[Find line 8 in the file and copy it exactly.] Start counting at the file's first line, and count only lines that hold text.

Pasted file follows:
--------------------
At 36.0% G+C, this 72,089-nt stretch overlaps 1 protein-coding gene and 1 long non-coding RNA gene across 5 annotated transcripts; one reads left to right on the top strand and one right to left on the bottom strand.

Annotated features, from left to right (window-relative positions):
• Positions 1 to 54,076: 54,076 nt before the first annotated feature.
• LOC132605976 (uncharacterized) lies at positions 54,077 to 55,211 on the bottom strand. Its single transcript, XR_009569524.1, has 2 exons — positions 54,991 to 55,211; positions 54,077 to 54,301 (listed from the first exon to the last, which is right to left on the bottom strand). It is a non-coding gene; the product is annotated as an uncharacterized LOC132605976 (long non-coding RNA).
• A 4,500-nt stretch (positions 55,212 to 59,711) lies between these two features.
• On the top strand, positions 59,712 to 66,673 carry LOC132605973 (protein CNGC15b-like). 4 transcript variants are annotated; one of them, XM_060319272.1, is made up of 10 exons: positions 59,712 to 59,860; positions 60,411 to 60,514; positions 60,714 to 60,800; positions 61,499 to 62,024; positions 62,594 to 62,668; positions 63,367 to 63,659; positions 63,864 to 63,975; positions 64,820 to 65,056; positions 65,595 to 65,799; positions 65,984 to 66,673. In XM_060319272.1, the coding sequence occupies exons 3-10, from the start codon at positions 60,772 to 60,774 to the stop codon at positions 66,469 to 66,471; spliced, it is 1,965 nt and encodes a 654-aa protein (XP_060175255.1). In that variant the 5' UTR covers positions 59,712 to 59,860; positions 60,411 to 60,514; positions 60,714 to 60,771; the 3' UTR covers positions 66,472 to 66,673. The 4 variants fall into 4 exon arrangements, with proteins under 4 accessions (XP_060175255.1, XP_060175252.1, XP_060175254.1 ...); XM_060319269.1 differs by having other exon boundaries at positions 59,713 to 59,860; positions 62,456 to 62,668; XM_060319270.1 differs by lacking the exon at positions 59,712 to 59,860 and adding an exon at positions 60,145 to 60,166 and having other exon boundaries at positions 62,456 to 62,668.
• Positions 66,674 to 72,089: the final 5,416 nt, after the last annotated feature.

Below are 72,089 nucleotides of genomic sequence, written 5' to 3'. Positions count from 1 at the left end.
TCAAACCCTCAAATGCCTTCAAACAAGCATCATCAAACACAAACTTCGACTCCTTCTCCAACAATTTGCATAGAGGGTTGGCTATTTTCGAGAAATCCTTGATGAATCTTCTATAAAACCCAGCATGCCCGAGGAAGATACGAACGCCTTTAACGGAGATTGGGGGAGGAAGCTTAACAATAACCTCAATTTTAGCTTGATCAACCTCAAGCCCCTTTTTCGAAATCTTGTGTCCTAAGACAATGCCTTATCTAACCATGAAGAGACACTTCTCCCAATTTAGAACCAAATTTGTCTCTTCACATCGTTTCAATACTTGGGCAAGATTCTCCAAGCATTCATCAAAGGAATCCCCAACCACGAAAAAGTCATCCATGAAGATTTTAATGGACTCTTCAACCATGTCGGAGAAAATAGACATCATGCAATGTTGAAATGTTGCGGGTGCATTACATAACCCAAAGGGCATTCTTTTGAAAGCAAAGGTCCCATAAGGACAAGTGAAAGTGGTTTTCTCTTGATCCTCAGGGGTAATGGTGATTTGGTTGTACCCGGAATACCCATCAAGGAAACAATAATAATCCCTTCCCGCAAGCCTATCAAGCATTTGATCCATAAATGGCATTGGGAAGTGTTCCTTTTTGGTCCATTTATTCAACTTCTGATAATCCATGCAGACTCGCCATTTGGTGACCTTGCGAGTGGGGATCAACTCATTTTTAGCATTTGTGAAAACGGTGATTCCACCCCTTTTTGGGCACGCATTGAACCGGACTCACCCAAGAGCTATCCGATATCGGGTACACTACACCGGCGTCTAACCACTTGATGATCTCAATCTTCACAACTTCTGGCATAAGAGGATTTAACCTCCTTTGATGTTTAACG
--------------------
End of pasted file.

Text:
Below are 72,089 nucleotides of genomic sequence, written 5' to 3'. Positions count from 1 at the left end.